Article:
- Vitola: Short Torpedo
- 5” x 54 ring gauge
- MSRP $8.50
- Purchased at Burns Tobacconist
Short Tales is intended to be a 10-part series from Saga Cigars. Each cigar will be a fairly short smoke with a specific story to tell, and to keep up the theme, the boxes are designed to look like books, even so far as to have the story of the cigar in a couple pages that fold over the actual cigars themselves. I had the first Short Tales several months ago (“Tales of High Priming”) but wasn’t blown away by it, so I elected to pass on doing a review. When the second in the series shipped, I tried it and found it much more in tune with my palate, so I decided to write it up.
The second Short Tales (Tomo II…or “Volume 2”) is subtitled “Tales of the Land Cotuí.” Cotuí is a city in the Yamasá mountain range of the Dominican Republic. The wrapper is grown on farms owned by Monika Kelner. If that sounds vaguely familiar, it could be because the same family and region provides a wrapper leaf to Davidoff. I’m not saying this is the same wrapper…but I’m not saying it’s not. The binder is an Indonesian Sumatra leaf and the filler contains Dominican negrito and pilot along with Connecticut broadleaf.
As stated before, I had one sample of this before today. I bought this review sample at Burns Tobacconist and I got some of the background information from halfwheel’s news story about the release.
The book boxes are really cool on this line…enough so that I took an empty “Tales of High Priming” box home with me even though I didn’t like the cigar. And I have a customer who declared that he will buy all 10 of the series, even if he doesn’t like them (but he did like the first two releases), because the boxes will look cool on his bookcase. The band is a typical Saga band and the green “Short Tales” secondary band is fine, though I kind of wish they had decided to color code the bands so it would be easier to differentiate the releases just by band color. I guess that would have been a lot of extra money, but…I still wish they had done it.
The wrapper was a toasted caramel color with a little bit of darker smudging and mottling in places. It had a lot of oiliness under my fingertips and had an aroma that was a mix of barnyard and fresh-cut hay. The foot had more earthiness to it than anything else, although there was hints of cedar in there, too.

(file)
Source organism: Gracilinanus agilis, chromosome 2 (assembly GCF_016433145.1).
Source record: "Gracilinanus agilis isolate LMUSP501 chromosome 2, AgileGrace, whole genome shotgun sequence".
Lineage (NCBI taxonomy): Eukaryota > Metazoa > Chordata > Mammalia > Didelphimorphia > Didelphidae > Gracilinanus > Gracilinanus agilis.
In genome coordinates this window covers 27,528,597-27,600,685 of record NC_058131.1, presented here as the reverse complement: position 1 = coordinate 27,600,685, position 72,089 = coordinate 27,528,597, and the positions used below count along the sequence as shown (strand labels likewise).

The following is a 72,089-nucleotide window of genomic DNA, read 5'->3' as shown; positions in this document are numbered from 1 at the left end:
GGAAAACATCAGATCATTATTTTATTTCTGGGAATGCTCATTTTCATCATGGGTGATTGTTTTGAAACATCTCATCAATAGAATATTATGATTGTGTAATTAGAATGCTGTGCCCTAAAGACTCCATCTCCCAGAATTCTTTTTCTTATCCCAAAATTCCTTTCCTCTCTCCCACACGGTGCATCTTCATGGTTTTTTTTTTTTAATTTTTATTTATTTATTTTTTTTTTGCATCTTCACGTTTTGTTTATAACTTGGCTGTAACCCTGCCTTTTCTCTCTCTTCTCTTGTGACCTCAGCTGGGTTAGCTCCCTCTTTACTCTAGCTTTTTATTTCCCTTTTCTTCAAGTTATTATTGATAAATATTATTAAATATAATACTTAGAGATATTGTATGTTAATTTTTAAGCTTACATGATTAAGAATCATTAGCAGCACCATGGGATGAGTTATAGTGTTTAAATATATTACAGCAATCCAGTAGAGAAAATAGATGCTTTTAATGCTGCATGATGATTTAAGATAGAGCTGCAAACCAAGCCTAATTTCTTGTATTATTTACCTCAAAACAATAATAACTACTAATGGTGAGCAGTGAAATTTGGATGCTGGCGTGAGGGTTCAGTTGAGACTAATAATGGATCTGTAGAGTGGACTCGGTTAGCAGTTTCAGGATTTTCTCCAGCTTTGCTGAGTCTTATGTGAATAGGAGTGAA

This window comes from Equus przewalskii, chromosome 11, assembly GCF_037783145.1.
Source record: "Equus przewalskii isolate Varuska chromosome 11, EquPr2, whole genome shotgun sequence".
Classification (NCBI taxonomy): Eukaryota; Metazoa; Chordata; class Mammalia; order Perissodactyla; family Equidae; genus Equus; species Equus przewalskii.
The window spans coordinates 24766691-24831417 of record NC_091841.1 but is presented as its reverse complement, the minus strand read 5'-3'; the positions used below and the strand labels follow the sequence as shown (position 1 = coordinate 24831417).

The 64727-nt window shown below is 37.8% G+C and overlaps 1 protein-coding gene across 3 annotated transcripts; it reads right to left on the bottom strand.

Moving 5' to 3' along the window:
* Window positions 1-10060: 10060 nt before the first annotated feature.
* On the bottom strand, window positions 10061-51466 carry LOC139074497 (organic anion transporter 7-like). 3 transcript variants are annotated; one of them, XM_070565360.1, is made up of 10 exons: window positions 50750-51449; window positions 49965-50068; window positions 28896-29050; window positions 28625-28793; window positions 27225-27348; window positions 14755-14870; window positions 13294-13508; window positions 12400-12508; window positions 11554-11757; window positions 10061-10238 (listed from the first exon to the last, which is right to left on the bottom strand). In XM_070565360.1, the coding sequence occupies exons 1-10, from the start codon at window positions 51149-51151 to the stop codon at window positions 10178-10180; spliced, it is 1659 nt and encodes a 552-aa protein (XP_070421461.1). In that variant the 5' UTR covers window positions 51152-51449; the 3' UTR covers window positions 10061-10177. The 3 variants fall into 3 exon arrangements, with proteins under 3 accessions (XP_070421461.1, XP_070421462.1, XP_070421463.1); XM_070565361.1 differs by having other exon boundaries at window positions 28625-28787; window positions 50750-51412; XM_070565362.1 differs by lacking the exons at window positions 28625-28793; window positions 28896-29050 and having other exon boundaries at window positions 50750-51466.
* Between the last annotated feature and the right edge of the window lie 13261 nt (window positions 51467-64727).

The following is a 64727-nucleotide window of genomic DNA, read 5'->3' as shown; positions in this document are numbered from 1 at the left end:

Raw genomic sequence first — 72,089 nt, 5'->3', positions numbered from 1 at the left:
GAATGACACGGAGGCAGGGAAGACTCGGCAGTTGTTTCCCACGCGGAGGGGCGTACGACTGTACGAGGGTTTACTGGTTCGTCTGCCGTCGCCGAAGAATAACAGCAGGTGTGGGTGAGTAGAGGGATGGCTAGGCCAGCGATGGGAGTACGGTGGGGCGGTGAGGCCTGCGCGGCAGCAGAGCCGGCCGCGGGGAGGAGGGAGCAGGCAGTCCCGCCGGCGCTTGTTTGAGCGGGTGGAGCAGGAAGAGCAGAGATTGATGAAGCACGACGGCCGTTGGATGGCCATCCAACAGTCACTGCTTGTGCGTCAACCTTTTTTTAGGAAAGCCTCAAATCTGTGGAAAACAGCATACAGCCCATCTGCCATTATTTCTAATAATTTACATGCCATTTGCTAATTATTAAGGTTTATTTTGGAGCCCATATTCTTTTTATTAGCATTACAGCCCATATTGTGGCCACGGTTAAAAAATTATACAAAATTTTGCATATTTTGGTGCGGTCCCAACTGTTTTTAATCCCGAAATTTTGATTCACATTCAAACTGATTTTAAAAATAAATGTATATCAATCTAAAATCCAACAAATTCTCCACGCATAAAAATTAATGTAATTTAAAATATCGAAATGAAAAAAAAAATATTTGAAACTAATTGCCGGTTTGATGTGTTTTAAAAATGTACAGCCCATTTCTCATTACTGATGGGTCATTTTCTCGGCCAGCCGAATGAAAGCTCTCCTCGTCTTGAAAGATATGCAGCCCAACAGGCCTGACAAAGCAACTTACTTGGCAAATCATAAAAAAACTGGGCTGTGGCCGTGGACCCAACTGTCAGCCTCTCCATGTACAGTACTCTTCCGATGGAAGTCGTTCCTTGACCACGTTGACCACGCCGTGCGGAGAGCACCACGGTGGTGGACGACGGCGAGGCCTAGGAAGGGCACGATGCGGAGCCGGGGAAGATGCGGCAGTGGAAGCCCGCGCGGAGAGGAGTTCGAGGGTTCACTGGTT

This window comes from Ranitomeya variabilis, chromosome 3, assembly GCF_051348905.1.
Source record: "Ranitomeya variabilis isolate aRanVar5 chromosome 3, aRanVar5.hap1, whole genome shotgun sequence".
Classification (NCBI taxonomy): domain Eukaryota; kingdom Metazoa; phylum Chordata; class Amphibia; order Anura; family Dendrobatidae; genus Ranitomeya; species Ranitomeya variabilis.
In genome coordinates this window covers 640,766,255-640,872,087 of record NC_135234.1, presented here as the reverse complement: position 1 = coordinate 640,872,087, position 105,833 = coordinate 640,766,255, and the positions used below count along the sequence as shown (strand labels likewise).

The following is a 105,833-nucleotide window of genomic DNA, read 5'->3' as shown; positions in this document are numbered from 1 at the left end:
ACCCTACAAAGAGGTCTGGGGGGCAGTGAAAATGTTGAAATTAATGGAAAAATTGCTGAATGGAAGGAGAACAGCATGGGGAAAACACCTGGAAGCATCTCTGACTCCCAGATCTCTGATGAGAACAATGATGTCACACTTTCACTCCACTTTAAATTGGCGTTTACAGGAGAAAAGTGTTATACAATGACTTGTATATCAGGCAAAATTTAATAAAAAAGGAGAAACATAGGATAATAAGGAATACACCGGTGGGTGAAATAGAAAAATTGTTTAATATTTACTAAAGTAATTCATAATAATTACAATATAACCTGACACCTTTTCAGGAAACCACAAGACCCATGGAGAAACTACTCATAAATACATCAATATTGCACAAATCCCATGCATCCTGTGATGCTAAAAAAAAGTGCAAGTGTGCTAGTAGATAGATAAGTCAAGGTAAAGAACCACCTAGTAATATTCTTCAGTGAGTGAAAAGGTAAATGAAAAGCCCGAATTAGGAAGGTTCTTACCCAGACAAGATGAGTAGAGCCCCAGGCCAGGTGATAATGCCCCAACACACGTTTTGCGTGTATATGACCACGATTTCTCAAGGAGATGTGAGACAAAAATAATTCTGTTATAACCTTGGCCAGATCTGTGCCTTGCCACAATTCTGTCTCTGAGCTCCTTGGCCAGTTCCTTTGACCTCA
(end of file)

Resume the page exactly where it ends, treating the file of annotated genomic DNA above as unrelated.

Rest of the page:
I clipped the end and got a good test draw that tasted like earth and citrus.
Lighting up the Short Tales Domo II took a little patience. My favored lighter is a single-flame torch and it will take a little longer to fully toast the foot of a cigar larger than 50 ring gauge…but it does still give you better control over where the flame goes. The cigar starts out at a medium-plus body with flavors of cedar right up front and some earthiness coming close behind. The beginnings also held a bit of lemon zest and grassy notes. The retrohale had more citrus and some short, but sharp, pepper spice.
Burning my way into the second third, the earthier qualities of the flavor profile had diminished, in favor of more grassy and citrusy notes, riding on a solidly medium-bodied smoke.
The Short Tales 2 ended with more citrus, more grass, and an increase of pepper on the palate. It maintained a pure medium-body through the end after starting off with with slightly more.
Both samples of this cigar I had drew very well, had a solid ash and an even-enough burn line.
The price tag is very good for a short-production cigar, and the cigar was very good, so I call that good value.
The Short Tales Domo II, Tales of the Land Cotuí, was a very good cigar end to end, though it wasn’t the most complex cigar I’ve had from Saga. It had plenty of grassy and citrus notes that are prevalent in a lot of Dominican tobacco, with a nice sweet bump from the Broadleaf and negrito in the mix. It is definitely original in the Saga catalog and a sequel that I felt was better than the original story.